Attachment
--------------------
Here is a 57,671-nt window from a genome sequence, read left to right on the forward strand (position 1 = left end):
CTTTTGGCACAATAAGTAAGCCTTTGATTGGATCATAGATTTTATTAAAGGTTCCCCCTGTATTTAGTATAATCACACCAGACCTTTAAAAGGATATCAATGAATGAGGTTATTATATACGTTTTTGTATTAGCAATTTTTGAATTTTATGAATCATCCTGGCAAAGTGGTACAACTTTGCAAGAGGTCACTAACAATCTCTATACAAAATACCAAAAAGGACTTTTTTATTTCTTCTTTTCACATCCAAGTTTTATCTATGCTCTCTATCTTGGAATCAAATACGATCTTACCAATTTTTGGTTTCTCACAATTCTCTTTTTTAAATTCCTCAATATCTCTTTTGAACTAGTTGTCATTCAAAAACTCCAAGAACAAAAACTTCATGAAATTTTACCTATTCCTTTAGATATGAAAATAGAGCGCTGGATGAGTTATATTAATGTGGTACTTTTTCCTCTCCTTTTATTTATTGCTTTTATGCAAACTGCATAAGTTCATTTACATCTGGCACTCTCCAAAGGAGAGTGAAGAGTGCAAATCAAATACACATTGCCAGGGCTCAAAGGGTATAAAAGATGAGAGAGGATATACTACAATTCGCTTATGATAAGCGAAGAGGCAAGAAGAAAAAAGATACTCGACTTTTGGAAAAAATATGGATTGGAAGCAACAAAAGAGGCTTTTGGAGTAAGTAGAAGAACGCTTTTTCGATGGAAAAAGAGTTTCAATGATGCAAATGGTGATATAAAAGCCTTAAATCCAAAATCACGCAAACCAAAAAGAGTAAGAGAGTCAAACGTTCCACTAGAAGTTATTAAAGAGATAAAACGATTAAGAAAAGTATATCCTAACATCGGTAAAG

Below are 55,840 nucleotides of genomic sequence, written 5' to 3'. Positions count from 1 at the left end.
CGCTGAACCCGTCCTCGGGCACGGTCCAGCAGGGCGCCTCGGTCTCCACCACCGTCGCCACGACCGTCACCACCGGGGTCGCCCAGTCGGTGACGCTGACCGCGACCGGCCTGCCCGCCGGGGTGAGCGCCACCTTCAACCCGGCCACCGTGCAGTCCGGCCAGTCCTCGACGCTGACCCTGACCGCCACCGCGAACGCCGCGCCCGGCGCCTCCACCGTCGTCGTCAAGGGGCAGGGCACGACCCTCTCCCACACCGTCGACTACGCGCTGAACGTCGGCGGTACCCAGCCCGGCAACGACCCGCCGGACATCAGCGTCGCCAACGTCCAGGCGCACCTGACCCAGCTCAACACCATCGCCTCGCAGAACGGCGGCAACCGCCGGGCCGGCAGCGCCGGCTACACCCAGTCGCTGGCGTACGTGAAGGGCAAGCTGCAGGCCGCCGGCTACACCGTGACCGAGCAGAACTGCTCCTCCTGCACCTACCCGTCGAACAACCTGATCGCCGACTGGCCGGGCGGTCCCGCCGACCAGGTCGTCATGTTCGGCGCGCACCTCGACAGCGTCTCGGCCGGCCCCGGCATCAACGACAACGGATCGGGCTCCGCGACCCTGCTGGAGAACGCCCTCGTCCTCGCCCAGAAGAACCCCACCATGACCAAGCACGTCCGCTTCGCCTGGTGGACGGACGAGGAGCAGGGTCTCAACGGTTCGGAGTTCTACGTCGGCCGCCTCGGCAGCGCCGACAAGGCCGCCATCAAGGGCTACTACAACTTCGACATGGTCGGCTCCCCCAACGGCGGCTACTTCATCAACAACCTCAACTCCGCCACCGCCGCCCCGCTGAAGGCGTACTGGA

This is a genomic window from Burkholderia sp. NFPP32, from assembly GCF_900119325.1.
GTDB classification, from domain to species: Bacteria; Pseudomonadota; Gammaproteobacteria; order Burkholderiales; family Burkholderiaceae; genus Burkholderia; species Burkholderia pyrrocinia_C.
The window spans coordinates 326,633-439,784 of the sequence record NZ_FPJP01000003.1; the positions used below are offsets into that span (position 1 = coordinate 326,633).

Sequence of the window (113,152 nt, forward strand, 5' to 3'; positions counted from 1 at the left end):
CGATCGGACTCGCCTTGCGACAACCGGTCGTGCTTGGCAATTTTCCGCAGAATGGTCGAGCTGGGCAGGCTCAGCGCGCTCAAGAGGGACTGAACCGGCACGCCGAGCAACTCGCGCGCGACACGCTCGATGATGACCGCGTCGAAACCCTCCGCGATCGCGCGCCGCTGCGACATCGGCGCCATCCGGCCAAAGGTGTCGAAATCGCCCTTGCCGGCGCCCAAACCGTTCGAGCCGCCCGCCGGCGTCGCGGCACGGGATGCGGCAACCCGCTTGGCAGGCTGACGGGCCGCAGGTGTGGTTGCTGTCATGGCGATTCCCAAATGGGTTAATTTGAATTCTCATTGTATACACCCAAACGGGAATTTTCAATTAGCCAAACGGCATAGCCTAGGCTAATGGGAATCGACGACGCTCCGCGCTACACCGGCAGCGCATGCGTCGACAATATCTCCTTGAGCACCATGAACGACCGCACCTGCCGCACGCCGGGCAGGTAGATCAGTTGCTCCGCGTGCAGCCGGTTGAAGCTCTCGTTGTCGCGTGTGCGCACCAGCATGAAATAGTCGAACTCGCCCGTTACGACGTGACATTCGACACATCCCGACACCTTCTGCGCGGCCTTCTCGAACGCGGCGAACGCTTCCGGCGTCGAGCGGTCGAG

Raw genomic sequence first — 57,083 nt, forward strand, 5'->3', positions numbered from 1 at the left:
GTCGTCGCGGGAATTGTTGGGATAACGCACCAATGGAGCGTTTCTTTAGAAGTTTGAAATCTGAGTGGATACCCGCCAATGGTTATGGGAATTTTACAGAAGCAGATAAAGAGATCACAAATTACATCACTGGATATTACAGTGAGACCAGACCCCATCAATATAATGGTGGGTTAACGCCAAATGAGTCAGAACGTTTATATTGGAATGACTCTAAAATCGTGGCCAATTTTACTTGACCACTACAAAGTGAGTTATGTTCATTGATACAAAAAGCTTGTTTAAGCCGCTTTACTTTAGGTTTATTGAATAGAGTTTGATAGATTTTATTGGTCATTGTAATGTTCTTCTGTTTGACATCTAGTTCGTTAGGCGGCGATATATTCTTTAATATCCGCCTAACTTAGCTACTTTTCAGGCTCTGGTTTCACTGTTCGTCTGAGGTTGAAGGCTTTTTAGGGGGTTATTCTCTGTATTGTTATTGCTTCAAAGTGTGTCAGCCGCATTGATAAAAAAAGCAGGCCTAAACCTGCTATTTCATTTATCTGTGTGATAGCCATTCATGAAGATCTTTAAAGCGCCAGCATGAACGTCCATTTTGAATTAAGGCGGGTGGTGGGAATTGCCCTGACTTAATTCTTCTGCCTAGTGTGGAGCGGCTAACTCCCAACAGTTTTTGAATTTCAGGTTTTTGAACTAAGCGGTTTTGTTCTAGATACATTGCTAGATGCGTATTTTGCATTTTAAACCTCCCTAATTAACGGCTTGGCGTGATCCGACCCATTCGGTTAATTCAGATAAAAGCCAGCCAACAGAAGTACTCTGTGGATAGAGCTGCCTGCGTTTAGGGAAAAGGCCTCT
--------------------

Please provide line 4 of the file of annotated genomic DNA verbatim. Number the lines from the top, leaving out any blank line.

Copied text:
CGCTGAACCCGTCCTCGGGCACGGTCCAGCAGGGCGCCTCGGTCTCCACCACCGTCGCCACGACCGTCACCACCGGGGTCGCCCAGTCGGTGACGCTGACCGCGACCGGCCTGCCCGCCGGGGTGAGCGCCACCTTCAACCCGGCCACCGTGCAGTCCGGCCAGTCCTCGACGCTGACCCTGACCGCCACCGCGAACGCCGCGCCCGGCGCCTCCACCGTCGTCGTCAAGGGGCAGGGCACGACCCTCTCCCACACCGTCGACTACGCGCTGAACGTCGGCGGTACCCAGCCCGGCAACGACCCGCCGGACATCAGCGTCGCCAACGTCCAGGCGCACCTGACCCAGCTCAACACCATCGCCTCGCAGAACGGCGGCAACCGCCGGGCCGGCAGCGCCGGCTACACCCAGTCGCTGGCGTACGTGAAGGGCAAGCTGCAGGCCGCCGGCTACACCGTGACCGAGCAGAACTGCTCCTCCTGCACCTACCCGTCGAACAACCTGATCGCCGACTGGCCGGGCGGTCCCGCCGACCAGGTCGTCATGTTCGGCGCGCACCTCGACAGCGTCTCGGCCGGCCCCGGCATCAACGACAACGGATCGGGCTCCGCGACCCTGCTGGAGAACGCCCTCGTCCTCGCCCAGAAGAACCCCACCATGACCAAGCACGTCCGCTTCGCCTGGTGGACGGACGAGGAGCAGGGTCTCAACGGTTCGGAGTTCTACGTCGGCCGCCTCGGCAGCGCCGACAAGGCCGCCATCAAGGGCTACTACAACTTCGACATGGTCGGCTCCCCCAACGGCGGCTACTTCATCAACAACCTCAACTCCGCCACCGCCGCCCCGCTGAAGGCGTACTGGA